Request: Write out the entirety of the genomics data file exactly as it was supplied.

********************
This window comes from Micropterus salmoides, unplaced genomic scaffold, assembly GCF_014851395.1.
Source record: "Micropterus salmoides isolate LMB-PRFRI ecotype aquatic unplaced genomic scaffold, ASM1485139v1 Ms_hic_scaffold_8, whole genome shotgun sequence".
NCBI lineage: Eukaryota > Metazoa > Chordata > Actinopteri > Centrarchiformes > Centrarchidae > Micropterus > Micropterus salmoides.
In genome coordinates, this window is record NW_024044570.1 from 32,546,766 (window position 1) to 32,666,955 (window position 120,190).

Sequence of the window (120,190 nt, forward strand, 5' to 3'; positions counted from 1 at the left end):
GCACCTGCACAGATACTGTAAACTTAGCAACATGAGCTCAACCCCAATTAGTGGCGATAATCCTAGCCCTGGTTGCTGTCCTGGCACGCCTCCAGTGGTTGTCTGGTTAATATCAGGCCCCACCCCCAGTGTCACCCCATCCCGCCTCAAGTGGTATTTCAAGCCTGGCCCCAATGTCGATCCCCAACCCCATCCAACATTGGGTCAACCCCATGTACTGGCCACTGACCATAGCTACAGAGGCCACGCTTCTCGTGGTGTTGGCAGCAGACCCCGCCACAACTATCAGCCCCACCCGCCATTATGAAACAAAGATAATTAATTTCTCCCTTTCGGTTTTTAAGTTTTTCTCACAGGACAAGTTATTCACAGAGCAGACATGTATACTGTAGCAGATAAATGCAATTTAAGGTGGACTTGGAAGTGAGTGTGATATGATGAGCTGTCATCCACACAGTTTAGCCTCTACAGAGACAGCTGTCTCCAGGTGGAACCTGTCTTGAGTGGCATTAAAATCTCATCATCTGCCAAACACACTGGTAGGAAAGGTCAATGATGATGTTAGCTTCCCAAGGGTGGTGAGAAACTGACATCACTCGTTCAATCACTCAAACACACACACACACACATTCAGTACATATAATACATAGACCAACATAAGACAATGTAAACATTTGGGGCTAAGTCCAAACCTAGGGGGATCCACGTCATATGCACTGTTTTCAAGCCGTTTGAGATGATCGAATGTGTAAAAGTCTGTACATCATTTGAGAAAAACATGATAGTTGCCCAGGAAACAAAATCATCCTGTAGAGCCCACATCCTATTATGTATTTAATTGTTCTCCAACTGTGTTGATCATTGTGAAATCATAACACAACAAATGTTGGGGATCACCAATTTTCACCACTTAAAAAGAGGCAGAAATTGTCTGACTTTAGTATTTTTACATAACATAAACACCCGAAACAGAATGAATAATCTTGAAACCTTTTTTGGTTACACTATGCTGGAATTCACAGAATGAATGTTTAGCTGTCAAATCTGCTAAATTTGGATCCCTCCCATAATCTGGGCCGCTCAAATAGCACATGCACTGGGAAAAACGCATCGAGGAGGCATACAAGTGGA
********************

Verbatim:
This window comes from Micropterus salmoides, unplaced genomic scaffold, assembly GCF_014851395.1.
Source record: "Micropterus salmoides isolate LMB-PRFRI ecotype aquatic unplaced genomic scaffold, ASM1485139v1 Ms_hic_scaffold_8, whole genome shotgun sequence".
NCBI lineage: Eukaryota > Metazoa > Chordata > Actinopteri > Centrarchiformes > Centrarchidae > Micropterus > Micropterus salmoides.
In genome coordinates, this window is record NW_024044570.1 from 32,546,766 (window position 1) to 32,666,955 (window position 120,190).

Sequence of the window (120,190 nt, forward strand, 5' to 3'; positions counted from 1 at the left end):
GCACCTGCACAGATACTGTAAACTTAGCAACATGAGCTCAACCCCAATTAGTGGCGATAATCCTAGCCCTGGTTGCTGTCCTGGCACGCCTCCAGTGGTTGTCTGGTTAATATCAGGCCCCACCCCCAGTGTCACCCCATCCCGCCTCAAGTGGTATTTCAAGCCTGGCCCCAATGTCGATCCCCAACCCCATCCAACATTGGGTCAACCCCATGTACTGGCCACTGACCATAGCTACAGAGGCCACGCTTCTCGTGGTGTTGGCAGCAGACCCCGCCACAACTATCAGCCCCACCCGCCATTATGAAACAAAGATAATTAATTTCTCCCTTTCGGTTTTTAAGTTTTTCTCACAGGACAAGTTATTCACAGAGCAGACATGTATACTGTAGCAGATAAATGCAATTTAAGGTGGACTTGGAAGTGAGTGTGATATGATGAGCTGTCATCCACACAGTTTAGCCTCTACAGAGACAGCTGTCTCCAGGTGGAACCTGTCTTGAGTGGCATTAAAATCTCATCATCTGCCAAACACACTGGTAGGAAAGGTCAATGATGATGTTAGCTTCCCAAGGGTGGTGAGAAACTGACATCACTCGTTCAATCACTCAAACACACACACACACACATTCAGTACATATAATACATAGACCAACATAAGACAATGTAAACATTTGGGGCTAAGTCCAAACCTAGGGGGATCCACGTCATATGCACTGTTTTCAAGCCGTTTGAGATGATCGAATGTGTAAAAGTCTGTACATCATTTGAGAAAAACATGATAGTTGCCCAGGAAACAAAATCATCCTGTAGAGCCCACATCCTATTATGTATTTAATTGTTCTCCAACTGTGTTGATCATTGTGAAATCATAACACAACAAATGTTGGGGATCACCAATTTTCACCACTTAAAAAGAGGCAGAAATTGTCTGACTTTAGTATTTTTACATAACATAAACACCCGAAACAGAATGAATAATCTTGAAACCTTTTTTGGTTACACTATGCTGGAATTCACAGAATGAATGTTTAGCTGTCAAATCTGCTAAATTTGGATCCCTCCCATAATCTGGGCCGCTCAAATAGCACATGCACTGGGAAAAACGCATCGAGGAGGCATACAAGTGGA